A cute fuzzy duckling might seem like a perfect Easter gift. But, if they outgrow their welcome releasing them into the wild may not be an option. That’s because it is illegal to release captive-reared mallard ducks into the wild. Mallards are the most common ducks sold as pets.
Once released, domesticated ducks can transmit diseases – and compete with native wildlife for food and habitat. Wildlife biologists are also concerned that mallards put Florida’s mottled duck population at risk. Florida Fish & Wildlife waterfowl research biologist - Ron Bielefeld says the pet mallards don’t know to leave the area when its wild counterparts do.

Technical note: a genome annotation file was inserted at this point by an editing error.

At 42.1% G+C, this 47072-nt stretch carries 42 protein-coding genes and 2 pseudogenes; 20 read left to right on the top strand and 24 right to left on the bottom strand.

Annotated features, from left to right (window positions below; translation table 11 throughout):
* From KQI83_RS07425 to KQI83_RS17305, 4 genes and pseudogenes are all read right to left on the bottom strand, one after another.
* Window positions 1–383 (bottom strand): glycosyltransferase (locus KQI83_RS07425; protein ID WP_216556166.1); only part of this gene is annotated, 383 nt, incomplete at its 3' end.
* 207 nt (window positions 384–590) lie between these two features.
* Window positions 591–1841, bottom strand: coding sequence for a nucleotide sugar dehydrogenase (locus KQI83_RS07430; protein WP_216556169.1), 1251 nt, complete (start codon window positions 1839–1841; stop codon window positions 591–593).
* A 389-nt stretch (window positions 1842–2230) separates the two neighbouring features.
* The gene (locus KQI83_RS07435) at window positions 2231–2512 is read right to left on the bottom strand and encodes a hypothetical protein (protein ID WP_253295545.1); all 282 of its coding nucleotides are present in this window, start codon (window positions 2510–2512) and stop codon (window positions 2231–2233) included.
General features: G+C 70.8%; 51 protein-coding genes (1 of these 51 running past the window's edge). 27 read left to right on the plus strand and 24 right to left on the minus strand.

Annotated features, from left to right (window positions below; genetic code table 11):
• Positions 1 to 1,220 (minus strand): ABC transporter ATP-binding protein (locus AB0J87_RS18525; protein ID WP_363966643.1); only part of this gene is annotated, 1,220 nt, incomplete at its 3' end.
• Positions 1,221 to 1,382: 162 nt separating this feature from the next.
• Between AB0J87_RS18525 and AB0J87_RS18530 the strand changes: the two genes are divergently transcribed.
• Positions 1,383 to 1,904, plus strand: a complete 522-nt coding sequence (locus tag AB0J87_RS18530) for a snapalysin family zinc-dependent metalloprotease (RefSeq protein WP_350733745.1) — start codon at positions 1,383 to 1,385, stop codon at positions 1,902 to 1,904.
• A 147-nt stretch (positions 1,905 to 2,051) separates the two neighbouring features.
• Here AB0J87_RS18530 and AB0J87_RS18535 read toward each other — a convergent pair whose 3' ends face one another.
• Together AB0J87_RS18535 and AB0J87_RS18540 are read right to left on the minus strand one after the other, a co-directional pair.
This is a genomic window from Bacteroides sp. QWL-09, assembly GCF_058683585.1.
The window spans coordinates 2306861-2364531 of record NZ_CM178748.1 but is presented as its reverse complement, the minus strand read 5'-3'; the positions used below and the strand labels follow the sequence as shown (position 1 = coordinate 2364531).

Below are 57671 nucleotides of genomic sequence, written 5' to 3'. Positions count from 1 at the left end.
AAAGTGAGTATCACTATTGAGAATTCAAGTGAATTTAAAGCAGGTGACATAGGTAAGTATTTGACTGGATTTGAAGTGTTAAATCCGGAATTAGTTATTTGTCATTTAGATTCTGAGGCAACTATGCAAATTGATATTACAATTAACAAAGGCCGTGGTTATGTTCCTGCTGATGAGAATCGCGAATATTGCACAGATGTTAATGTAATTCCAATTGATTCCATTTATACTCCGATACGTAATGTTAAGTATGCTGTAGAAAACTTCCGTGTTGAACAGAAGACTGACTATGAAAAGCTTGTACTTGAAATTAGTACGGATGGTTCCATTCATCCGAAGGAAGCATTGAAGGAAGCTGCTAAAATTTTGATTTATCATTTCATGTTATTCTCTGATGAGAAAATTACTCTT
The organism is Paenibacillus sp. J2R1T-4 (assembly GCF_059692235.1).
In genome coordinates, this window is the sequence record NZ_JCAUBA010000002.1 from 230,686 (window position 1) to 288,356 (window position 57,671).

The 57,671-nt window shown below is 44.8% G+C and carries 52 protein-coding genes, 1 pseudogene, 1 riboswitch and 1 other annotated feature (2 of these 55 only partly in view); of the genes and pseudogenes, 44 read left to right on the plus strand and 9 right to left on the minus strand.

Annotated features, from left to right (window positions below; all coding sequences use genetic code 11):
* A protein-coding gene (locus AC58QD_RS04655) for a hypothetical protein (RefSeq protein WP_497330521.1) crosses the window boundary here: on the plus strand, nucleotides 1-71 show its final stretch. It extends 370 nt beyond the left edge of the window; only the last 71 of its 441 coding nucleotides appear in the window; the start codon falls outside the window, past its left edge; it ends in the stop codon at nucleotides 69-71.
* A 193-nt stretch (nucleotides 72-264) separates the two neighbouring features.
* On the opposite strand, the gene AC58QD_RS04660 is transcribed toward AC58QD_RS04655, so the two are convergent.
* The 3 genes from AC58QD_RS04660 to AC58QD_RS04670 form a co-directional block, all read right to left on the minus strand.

“The mallard is an exotic here in the summertime. It’s not a native breeding duck…we do get a few wild mallards that migrate down here in the wintertime…but generally they move back north to breed. So in the summertime the only mallard-type duck we have is the Florida mottled duck.”
Because the domesticated mallards don’t migrate, they’re crossbreeding with the mottled duck.
Bielefeld estimates as many as 12 percent of Florida’s mottled duck population shows genetic evidence of hybridization. That might mean eventual extinction. Mallards as pets are legal…but only with only a permit.
Friday, 25 March 2005 00:00
DucksWritten by WGCU Newsroom